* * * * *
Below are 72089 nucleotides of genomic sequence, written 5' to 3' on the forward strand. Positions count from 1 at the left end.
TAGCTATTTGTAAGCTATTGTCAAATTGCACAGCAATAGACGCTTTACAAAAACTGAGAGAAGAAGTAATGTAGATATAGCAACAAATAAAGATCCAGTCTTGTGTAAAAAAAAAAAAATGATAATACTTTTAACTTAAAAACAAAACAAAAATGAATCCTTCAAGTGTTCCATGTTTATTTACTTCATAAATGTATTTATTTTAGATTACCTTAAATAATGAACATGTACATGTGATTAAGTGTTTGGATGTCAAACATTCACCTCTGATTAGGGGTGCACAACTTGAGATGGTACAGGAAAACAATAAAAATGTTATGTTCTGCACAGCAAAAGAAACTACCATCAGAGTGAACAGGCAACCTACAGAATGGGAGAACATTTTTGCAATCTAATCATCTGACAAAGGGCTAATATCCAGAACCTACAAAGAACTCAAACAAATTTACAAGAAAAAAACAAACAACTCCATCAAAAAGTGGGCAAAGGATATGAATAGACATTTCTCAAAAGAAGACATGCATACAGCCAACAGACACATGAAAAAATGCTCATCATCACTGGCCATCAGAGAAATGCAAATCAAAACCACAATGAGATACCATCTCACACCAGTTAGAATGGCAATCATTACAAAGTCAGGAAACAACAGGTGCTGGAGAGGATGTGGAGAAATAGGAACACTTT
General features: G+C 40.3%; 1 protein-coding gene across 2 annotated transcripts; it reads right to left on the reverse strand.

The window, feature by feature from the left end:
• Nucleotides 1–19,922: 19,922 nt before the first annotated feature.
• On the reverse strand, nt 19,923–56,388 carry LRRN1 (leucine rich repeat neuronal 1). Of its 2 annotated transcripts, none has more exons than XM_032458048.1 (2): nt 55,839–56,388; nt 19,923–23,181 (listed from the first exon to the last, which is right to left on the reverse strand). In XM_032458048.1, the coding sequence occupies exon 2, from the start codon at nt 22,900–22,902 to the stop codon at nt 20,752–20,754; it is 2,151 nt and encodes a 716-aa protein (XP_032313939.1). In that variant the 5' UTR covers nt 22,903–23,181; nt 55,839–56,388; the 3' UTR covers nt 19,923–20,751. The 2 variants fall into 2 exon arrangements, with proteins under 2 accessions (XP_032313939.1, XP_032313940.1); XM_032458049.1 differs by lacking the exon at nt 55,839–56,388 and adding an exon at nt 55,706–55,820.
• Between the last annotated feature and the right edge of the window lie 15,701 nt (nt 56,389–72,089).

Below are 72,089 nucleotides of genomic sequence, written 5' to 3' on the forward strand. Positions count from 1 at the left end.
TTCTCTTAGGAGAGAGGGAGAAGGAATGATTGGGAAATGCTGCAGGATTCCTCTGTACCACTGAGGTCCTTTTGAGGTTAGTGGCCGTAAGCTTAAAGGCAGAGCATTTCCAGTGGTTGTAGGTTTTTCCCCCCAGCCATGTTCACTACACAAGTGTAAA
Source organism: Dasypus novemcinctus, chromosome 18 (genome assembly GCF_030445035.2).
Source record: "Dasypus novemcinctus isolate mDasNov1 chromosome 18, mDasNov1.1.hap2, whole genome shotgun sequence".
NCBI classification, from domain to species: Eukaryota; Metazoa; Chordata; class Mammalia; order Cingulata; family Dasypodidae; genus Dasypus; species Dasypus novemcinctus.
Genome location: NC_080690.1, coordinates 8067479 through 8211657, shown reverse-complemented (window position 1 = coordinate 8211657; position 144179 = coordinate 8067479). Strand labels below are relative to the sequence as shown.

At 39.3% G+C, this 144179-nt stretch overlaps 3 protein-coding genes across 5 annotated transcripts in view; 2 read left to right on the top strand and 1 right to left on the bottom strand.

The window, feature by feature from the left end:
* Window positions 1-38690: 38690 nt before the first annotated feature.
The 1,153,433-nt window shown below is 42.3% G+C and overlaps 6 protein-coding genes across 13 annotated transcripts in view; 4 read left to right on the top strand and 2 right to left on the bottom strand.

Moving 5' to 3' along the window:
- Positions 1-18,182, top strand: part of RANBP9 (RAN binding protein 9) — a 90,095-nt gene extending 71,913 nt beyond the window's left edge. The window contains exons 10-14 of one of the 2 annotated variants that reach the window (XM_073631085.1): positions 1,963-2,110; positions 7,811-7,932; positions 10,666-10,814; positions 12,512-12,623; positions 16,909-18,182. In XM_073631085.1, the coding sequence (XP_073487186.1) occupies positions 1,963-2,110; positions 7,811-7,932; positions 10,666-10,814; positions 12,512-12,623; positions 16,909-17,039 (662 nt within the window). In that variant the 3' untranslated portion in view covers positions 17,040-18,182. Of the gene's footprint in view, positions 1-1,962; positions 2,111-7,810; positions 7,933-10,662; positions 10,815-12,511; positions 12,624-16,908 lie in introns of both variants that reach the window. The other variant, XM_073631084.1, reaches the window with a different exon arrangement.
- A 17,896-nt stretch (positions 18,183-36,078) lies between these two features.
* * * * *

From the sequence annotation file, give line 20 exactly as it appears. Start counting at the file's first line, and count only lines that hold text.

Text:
- A 17,896-nt stretch (positions 18,183-36,078) lies between these two features.